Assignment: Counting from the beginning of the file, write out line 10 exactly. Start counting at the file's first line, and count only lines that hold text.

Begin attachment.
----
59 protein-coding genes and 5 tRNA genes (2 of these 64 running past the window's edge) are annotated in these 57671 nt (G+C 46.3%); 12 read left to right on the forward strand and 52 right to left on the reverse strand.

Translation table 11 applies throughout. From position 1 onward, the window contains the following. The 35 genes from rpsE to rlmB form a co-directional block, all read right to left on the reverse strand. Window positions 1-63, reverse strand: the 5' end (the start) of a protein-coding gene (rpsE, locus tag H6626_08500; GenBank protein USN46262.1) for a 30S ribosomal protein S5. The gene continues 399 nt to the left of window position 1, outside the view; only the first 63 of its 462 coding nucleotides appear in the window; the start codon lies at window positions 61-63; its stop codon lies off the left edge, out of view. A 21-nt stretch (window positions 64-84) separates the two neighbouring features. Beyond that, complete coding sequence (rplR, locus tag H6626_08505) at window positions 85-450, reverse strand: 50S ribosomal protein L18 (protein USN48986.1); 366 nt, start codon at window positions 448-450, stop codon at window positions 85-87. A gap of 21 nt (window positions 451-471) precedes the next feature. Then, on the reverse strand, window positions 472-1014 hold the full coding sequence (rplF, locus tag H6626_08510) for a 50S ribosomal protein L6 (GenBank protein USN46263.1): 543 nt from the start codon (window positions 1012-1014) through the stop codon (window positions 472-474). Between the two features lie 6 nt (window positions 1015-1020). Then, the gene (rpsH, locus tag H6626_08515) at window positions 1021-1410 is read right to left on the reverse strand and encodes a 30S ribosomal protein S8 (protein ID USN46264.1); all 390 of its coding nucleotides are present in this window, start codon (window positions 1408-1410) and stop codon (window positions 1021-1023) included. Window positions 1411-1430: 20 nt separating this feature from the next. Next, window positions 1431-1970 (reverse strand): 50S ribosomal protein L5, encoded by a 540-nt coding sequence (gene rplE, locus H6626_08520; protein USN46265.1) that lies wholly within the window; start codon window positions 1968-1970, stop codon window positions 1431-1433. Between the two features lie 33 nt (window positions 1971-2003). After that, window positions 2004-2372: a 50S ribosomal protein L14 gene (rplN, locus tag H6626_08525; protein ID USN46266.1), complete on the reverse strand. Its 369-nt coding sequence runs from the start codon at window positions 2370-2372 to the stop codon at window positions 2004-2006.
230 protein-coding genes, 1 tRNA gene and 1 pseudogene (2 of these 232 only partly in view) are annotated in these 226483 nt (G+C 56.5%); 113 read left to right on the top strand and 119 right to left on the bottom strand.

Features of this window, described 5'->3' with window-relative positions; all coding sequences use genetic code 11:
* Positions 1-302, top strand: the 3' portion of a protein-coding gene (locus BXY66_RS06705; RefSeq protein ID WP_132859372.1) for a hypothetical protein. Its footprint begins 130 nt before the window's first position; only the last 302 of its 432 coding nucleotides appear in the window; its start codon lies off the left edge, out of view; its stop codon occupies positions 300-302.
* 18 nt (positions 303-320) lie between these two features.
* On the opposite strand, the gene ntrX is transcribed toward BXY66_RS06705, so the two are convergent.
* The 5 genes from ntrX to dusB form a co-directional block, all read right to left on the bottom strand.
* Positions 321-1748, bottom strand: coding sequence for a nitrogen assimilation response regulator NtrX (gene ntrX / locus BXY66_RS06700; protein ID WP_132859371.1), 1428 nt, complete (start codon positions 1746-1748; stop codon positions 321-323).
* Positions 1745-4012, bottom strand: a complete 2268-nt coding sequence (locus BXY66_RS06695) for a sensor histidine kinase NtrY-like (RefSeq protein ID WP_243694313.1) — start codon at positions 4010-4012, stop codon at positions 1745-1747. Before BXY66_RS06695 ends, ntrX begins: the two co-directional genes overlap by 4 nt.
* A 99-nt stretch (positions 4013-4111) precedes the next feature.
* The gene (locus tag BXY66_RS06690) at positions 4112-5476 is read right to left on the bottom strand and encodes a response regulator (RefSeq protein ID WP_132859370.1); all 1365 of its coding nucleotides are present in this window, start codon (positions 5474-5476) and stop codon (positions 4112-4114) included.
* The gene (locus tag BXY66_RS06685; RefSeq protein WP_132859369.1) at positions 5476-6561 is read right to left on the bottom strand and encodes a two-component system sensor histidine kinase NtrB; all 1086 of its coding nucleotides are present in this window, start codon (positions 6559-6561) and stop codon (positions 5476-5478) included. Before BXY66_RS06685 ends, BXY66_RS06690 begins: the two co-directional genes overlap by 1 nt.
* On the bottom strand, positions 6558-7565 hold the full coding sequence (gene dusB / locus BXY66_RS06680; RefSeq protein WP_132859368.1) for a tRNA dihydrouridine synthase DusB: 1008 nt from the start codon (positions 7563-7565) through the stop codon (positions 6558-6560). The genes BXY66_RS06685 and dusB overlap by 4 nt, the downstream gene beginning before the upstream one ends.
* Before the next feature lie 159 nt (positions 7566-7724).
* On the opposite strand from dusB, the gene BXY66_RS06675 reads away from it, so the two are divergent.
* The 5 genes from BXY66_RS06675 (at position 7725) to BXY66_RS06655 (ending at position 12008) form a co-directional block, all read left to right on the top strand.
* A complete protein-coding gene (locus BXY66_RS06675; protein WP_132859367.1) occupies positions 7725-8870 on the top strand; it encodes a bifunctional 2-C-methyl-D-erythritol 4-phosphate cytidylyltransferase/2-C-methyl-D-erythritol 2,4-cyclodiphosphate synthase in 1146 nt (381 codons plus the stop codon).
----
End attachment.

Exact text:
* Positions 1745-4012, bottom strand: a complete 2268-nt coding sequence (locus BXY66_RS06695) for a sensor histidine kinase NtrY-like (RefSeq protein ID WP_243694313.1) — start codon at positions 4010-4012, stop codon at positions 1745-1747. Before BXY66_RS06695 ends, ntrX begins: the two co-directional genes overlap by 4 nt.